LSD

acid, tabs, trips, blotters, microdots

Lysergic acid diethylamide (LSD) is a hallucinogenic drug which when taken produces powerful sensory distortions, intensifies mood and alters thought processes. LSD is usually prepared in liquid form, which is then dropped  onto small pieces of blotting paper known as tabs.

Coloured tabs of paper with red love hearts sitting on aluminium foil

LSD was originally synthesised by Swiss scientist, Albert Hofmann, from the ergot parasitic fungus. Four years after this accidental discovery, the Sandoz pharmaceutical company patented LSD and sold it for use in psychotherapy.  In the early 1950s, LSD was used by the CIA in a series of experiments testing its efficacy for interrogation and torture. Recreational use of the substance was popularised during the 1950s and 1960s, commonly associated with the anti-establishment culture of this period.

The popularity of LSD decreased during the 1970s to 1980s; however in the 1990s it was largely associated with the club and dance party drug culture, which included substances like MDMA (ecstasy) and ketamine.

LSD and the law

It is illegal to use, possess, supply or manufacture LSD in New South Wales.

How LSD is used

LSD is usually taken orally, either through swallowing or sublingual (under  the tongue) administration. In rare cases LSD is inhaled, injected or applied to  the skin.

Short term effects

The effects of LSD are usually experienced 20-60 minutes after administration. Users typically report effects for 6 to 11 hours, but this period can be longer depending on the dose.

The short-term effects of LSD may include:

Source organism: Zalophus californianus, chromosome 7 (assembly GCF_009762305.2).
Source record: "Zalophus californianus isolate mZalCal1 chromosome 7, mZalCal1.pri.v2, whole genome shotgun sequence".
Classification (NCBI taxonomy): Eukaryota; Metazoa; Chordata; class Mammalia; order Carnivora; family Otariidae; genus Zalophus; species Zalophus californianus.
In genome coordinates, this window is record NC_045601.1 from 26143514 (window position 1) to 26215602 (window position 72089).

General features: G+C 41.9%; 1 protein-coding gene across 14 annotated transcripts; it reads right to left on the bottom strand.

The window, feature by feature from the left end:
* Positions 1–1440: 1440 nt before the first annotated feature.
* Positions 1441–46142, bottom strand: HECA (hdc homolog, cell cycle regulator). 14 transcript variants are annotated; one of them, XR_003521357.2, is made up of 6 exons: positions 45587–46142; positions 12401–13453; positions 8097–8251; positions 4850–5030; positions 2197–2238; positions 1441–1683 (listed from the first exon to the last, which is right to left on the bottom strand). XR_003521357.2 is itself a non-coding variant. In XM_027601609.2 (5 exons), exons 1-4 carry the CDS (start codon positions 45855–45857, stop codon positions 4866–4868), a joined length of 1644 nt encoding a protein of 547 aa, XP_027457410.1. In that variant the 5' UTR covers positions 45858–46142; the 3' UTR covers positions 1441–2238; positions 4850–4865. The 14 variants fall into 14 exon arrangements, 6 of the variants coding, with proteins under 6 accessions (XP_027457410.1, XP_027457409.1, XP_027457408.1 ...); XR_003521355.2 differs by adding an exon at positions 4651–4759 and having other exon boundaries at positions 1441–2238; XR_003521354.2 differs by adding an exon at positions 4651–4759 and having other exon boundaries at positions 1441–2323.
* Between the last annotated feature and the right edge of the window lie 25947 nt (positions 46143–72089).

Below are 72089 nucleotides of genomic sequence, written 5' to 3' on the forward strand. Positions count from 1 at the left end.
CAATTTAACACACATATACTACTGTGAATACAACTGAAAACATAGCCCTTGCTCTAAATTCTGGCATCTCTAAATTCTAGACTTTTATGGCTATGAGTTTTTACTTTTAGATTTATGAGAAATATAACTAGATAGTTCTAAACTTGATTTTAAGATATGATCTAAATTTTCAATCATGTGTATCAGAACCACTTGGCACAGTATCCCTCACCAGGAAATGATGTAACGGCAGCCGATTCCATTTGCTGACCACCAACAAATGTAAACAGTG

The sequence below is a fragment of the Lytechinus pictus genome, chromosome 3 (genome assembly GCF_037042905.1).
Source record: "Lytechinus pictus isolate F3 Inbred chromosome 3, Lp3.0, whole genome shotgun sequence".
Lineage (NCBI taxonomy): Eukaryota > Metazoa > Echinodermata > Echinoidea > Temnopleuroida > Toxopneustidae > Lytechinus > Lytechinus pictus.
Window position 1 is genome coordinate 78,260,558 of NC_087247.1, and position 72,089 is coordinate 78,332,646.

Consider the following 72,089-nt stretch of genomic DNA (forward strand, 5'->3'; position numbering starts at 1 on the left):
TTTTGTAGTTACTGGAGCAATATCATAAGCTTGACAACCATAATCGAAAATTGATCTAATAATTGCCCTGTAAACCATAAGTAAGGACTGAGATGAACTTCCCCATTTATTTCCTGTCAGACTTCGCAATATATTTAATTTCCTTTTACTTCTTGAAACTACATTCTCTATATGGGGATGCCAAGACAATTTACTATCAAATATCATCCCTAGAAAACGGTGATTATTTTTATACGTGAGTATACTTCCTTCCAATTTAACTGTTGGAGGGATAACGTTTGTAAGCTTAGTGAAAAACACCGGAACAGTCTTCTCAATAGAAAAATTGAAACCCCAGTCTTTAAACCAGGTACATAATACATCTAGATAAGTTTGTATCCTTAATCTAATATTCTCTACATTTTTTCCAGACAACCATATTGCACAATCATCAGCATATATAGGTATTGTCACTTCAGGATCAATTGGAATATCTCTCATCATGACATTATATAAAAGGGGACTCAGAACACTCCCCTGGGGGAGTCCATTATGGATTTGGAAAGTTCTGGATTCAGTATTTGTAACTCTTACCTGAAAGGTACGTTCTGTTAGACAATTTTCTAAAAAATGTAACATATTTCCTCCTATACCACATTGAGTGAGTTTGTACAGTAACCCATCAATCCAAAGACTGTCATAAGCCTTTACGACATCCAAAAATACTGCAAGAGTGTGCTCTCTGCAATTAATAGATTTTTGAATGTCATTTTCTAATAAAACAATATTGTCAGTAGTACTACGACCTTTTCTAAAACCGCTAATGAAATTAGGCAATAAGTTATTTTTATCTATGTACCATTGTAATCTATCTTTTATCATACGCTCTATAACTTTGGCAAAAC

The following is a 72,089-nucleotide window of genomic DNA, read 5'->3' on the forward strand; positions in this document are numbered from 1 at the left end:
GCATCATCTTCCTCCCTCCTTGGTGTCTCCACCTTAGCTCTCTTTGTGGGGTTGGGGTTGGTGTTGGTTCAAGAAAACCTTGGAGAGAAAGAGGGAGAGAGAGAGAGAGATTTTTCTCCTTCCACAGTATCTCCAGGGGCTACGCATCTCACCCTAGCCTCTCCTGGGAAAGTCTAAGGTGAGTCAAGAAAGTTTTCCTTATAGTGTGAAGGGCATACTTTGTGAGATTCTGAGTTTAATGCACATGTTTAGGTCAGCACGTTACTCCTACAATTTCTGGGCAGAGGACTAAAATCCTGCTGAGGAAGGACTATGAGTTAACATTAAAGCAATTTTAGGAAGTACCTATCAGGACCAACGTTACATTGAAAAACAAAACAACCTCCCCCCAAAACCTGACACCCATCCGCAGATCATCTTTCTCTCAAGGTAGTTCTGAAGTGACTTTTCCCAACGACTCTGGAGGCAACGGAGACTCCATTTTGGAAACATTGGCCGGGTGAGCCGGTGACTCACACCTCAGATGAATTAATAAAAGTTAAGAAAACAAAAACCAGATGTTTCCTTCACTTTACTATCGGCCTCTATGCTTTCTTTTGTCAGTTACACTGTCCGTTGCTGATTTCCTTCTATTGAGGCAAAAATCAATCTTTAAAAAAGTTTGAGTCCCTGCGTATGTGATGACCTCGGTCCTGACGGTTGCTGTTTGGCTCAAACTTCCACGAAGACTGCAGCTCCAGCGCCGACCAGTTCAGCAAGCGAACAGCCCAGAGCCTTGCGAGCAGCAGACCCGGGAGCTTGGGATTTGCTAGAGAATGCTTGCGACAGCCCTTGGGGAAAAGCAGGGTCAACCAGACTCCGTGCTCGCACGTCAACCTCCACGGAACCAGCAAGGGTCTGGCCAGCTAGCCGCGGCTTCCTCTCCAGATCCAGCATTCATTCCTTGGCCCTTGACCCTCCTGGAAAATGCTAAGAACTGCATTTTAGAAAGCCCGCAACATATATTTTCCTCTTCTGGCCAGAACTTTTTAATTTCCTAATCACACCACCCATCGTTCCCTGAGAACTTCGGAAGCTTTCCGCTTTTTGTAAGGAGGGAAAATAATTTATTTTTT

• vivid perceptual distortions (hallucinations)
  • a distorted sense of time and place
  • rapidly changing emotions
  • altered state of thinking and depersonalisation
  • increased body temperature, heart rate and blood pressure
  • insomnia, dizziness and nausea
  • paranoia, panic and anxiety

Long term effects

The most commonly discussed long-term effect of using LSD is the experience of flashbacks—brief, but intrusive LSD-like experiences that occur after the effects of LSD have worn off. These experiences could be visual distortions, changes in mood or the experience of dissociation.

A rare, long-term risk of LSD use is hallucinogen persisting perception disorder (HPPD), which unlike flashbacks, involves a persistent, distressing and long term experience of hallucinogen-like experiences.

Given its potent effects, prolonged use of LSD can lead to personality disruption, depression and poorer memory.

There is no apparent link between LSD use and the development of schizophrenia or affective disorders, though use could precipitate pre-existing psychiatric illness.

LSD and driving

It is extremely dangerous to drive with the distorted sense perceptions, poor coordination and lack of judgement caused by taking LSD and other hallucinogens.

LSD and pregnancy

There is some evidence linking the use of hallucinogens in pregnancy to an increased risk of miscarriage and birth complications.

If a mother uses hallucinogens while breastfeeding, it is possible that the drug will be present in her milk and have adverse effects on the baby.

Using LSD with other drugs

Cross-tolerance can occur between LSD and other psychedelics—that is, users with a tolerance to LSD may find that they have a tolerance to drugs with similar effects such as mescaline.

Dependence

Tolerance of both the psychological and physical effects of LSD can develop, though it may be lost within several days. LSD is not thought to cause physical dependence. Regular users may develop psychological dependence, although this is not common. 

Withdrawal

There are few physical effects when use ceases. Users may experience residual psychological effects such as feelings of anxiety. 

Overdose

LSD is not a particularly toxic drug; deaths that have been linked to LSD are usually unintended consequences of perceptual distortion, such as falls. Despite this, taking a larger than intended dose can result in extremely distorted perception, unstable mood, intense fear and an extremely depressed mood. 

Treatment

People who use LSD do not generally seek treatment from health professionals and there are few treatment options that can be recommended, apart from those found to be generally effective for drug dependence.